# Why is an “unbiased estimator” called as such?

Why is an “unbiased estimator” called as such?
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The bias of an estimator $\stackrel{^}{\theta }$ for a parameter $\theta$ is defined as
$\mathrm{B}\mathrm{i}\mathrm{a}\mathrm{s}\left(\stackrel{^}{\theta }\right)=\mathbb{E}\left(\stackrel{^}{\theta }\right)-\theta .$
Thus "unbiased" is exactly the same as having $\mathrm{B}\mathrm{i}\mathrm{a}\mathrm{s}\left(\stackrel{^}{\theta }\right)=0.$.
For an intuitive explanation, suppose we have a population of people living in a small village who have heights $65",65",67",68",78",$, but the person who is $78"$ tall is a hermit who doesn't like being sampled. If we construct an estimate for the population mean by sampling two people who are not hermits, call this $\stackrel{^}{\mu },$, we would get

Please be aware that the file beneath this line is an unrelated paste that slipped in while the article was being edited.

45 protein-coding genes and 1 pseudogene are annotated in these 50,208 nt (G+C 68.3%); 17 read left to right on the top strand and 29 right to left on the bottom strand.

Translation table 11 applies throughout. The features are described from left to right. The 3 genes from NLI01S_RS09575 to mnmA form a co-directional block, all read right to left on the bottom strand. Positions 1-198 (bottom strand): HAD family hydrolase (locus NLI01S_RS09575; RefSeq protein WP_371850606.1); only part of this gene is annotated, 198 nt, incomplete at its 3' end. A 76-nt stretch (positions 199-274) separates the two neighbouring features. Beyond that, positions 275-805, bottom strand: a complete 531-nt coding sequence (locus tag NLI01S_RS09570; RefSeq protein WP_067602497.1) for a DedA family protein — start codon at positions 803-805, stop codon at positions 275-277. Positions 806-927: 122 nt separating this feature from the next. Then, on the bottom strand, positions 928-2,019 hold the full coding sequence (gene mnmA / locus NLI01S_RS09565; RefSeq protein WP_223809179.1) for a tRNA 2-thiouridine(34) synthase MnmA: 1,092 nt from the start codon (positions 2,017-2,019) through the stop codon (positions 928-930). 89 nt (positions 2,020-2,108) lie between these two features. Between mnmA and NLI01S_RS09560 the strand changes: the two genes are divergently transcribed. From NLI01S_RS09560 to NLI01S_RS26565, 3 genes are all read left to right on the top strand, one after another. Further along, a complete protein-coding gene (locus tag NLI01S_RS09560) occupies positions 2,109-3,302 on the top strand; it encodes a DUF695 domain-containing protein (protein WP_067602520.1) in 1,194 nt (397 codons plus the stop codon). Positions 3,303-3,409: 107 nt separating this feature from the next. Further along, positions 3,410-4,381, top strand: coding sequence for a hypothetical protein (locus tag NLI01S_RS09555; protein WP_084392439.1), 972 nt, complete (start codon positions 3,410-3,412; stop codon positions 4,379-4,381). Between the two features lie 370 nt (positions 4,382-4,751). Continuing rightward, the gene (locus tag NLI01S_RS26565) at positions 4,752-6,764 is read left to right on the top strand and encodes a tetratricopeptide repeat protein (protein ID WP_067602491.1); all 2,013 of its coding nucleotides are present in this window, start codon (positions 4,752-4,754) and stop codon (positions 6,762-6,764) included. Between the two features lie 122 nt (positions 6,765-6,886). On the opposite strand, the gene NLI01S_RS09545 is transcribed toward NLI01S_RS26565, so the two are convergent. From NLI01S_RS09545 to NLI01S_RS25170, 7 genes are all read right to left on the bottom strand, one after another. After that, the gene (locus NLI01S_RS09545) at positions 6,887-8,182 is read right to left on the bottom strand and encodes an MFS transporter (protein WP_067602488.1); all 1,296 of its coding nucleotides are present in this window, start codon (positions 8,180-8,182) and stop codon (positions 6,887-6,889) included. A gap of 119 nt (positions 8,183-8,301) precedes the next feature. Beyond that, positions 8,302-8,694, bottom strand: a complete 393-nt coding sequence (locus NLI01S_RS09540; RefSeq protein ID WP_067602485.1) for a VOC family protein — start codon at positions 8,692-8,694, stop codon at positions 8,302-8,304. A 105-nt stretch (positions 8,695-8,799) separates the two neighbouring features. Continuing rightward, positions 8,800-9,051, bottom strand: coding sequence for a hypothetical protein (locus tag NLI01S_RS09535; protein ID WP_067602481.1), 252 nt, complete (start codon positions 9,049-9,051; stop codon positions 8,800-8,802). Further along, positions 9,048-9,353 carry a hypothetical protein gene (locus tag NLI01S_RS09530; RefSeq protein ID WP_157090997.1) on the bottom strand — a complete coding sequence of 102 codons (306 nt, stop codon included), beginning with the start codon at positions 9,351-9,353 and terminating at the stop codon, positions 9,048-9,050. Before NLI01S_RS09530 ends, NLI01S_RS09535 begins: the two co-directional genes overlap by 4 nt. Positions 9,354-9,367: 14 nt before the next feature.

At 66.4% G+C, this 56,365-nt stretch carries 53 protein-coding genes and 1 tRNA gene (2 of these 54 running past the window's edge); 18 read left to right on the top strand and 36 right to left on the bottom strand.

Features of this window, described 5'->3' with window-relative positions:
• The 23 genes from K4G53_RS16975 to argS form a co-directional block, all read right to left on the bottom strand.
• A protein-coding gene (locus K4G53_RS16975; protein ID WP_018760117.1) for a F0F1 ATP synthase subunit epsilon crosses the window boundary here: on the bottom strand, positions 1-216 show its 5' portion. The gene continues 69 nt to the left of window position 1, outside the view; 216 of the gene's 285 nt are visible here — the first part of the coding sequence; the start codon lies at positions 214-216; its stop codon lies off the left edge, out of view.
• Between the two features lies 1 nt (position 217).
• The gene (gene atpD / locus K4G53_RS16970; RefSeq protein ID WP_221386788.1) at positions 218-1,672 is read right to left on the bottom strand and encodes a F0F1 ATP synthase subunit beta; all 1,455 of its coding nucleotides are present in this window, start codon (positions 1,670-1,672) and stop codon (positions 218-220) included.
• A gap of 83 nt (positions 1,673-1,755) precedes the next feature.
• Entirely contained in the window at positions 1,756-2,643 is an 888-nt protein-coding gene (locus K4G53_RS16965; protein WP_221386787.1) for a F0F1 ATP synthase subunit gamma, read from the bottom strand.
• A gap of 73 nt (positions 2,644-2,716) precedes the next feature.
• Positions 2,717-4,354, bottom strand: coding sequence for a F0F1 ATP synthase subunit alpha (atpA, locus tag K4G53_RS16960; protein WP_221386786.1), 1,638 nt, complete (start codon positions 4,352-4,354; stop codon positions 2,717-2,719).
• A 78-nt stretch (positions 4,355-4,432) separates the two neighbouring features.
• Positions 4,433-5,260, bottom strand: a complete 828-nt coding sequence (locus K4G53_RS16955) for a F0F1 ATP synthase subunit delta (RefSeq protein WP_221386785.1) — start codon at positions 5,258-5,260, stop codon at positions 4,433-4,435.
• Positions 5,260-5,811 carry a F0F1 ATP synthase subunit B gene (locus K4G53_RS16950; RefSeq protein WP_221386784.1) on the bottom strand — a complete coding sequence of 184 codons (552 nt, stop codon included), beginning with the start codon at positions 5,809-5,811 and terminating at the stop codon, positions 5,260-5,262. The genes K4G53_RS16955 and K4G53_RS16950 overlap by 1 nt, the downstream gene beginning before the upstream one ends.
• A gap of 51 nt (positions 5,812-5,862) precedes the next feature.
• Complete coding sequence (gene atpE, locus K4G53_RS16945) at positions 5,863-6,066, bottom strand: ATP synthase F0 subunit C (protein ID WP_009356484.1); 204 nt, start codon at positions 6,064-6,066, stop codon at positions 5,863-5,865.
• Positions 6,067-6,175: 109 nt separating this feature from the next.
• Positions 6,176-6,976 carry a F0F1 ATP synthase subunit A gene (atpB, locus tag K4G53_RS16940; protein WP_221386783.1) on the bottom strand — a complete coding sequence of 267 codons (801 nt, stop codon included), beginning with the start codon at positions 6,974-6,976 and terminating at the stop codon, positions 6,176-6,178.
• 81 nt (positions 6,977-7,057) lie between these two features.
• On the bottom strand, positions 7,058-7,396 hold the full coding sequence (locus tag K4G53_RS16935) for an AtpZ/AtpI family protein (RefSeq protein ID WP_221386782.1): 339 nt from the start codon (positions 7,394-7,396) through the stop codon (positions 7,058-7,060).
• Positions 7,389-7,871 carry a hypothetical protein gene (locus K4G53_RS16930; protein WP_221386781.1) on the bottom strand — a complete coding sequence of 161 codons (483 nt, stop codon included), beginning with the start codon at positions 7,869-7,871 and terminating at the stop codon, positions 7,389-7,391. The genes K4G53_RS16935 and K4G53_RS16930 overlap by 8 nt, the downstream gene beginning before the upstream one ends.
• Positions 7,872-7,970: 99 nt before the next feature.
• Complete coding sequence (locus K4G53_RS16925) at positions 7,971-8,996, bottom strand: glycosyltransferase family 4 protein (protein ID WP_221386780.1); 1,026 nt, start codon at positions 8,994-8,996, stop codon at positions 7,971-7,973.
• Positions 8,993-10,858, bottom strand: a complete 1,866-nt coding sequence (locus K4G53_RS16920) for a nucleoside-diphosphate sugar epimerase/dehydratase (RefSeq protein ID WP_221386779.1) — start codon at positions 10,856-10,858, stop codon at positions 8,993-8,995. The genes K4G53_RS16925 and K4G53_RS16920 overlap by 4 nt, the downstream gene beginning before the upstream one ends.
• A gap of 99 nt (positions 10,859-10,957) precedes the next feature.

$E\left(\stackrel{^}{\mu }\right)=\frac{65"+66"+66"+66.5"+66.5"+67.5"}{\left(\genfrac{}{}{0}{}{4}{2}\right)}=\frac{397.5"}{6}=66.25",$
while $\mu =68.6".$". Thus, this estimator has a bias of $66.25"-68.6"=-2.35".$. But we should expect that this estimator would be biased, since it isn't taking a representative sample of the population, so this agrees with intuition.